Recently, with the COVID-19 pandemic, there has been some discussion of health literacy and how that may be impacting the world’s ability to get through the pandemic. Health literacy as defined by the CDC, is the degree to which an individual has the capacity to obtain, communicate, process, and understand basic health information and services to make appropriate health decisions. The concept includes the concept of basic literacy, as well as the likes of numeracy, or being able to process or understand numbers, proportions, etc., that may often come up in, for example, taking prescribed medication. Health literacy is often lower in individuals from lower socioeconomic backgrounds, though that is not always the case.
MentalHealth.org.uk defines mental health literacy as understanding how to obtain and maintain positive mental health, understanding mental health problems and their treatments, decreasing stigma related to mental health problems, and enhancing help-seeking efficacy.
Like “general” health literacy, mental health literacy is very closely related to help-seeking behavior and mental health outcomes. By understanding how mental health conditions may work, what courses of action are appropriate and healthy for managing those conditions, and that there is no reason mental health matters should be stigmatized, this increases the likelihood that someone would seek help for their potential problems, or encourage loved ones to do so.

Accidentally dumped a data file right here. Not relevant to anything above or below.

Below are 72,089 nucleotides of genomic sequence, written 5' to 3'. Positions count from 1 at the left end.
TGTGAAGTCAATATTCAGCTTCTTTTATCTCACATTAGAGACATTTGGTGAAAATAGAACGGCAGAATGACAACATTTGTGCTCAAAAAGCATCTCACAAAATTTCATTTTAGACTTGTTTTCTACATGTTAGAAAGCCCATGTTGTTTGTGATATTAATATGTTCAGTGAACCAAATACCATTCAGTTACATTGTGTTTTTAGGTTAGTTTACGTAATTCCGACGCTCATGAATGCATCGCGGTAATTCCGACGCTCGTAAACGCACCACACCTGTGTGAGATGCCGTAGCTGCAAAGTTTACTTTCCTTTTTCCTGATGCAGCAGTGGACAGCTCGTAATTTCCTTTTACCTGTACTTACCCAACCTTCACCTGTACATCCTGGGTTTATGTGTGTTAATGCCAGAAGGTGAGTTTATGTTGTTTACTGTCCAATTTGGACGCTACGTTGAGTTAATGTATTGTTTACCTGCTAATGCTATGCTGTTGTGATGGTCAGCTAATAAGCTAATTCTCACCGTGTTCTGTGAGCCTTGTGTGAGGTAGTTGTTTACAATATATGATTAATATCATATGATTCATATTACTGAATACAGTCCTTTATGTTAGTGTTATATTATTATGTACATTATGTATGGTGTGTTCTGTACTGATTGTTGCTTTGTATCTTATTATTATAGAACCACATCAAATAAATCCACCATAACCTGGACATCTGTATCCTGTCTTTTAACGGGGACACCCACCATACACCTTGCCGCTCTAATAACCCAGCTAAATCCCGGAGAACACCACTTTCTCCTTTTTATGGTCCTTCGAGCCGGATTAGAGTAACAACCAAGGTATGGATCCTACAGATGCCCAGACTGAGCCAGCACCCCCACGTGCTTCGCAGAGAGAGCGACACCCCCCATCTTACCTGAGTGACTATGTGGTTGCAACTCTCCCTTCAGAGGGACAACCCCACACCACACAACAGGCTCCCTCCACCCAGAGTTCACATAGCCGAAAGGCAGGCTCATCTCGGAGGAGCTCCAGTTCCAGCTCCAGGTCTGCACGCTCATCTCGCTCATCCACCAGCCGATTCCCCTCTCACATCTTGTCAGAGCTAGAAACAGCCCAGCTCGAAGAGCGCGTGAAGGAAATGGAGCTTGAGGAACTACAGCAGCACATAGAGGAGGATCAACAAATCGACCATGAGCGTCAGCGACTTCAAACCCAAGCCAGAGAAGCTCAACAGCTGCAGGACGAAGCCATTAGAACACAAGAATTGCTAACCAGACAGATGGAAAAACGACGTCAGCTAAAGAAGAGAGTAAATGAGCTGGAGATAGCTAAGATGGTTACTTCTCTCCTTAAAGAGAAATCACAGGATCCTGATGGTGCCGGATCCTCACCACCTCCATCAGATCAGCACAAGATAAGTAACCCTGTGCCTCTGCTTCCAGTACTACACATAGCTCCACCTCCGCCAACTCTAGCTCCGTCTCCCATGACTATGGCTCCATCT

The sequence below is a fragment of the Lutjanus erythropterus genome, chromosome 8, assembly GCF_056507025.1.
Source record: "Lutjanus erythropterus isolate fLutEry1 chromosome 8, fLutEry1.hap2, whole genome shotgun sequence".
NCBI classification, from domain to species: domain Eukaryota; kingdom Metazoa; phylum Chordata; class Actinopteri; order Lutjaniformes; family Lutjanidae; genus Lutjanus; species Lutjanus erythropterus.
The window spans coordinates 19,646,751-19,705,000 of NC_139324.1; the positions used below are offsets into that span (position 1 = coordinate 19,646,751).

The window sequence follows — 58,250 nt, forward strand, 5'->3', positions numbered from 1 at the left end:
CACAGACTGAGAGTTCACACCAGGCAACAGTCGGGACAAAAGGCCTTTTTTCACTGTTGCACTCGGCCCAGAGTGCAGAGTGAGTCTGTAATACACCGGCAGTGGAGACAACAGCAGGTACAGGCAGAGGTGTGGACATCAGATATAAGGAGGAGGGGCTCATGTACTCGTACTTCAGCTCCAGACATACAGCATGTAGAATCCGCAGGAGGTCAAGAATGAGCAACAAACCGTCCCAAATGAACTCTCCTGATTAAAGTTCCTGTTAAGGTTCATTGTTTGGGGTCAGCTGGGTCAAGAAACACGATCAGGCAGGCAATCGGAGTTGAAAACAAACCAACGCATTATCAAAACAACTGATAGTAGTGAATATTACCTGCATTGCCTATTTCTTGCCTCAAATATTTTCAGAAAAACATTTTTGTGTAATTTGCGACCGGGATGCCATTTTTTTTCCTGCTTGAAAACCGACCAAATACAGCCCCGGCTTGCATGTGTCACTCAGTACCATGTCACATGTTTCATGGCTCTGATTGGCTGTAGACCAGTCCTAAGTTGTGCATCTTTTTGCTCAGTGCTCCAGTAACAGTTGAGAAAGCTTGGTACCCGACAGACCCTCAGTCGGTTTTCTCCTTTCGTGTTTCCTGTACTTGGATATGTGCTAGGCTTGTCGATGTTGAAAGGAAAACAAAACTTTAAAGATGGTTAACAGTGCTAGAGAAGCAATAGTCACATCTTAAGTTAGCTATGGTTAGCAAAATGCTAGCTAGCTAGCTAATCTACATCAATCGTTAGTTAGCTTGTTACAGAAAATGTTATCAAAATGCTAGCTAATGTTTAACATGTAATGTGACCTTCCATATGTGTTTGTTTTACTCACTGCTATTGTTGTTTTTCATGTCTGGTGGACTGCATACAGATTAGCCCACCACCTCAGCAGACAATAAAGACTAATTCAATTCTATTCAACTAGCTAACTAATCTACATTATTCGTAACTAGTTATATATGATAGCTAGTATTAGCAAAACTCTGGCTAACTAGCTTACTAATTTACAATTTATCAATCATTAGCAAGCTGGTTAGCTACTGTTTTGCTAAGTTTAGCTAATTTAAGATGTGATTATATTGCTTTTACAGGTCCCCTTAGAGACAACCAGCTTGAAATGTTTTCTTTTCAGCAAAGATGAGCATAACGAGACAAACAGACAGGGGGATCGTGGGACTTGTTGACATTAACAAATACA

It stands to reason that, by increasing mental health literacy all over the world, we may be able to battle current substance abuse rates, or even help implement positive coping mechanisms to life’s stressors, before individuals begin down the path of substance abuse. Up until this point, much of the attention given to health literacy has focused on knowledge and skills related to communication within healthcare settings such as a doctor’s office. While that is certainly an important part of health literacy, we as a whole should consider how important mental health literacy can be, and how a high mental health literacy may even prevent some of the situations where “traditional” health literacy as needed.
If you are looking for positive methods of coping with any issues or problems, feel free to check through our blog for similar topics we’ve written about.
Tishanna Dillard, Marketing Operations Specialist
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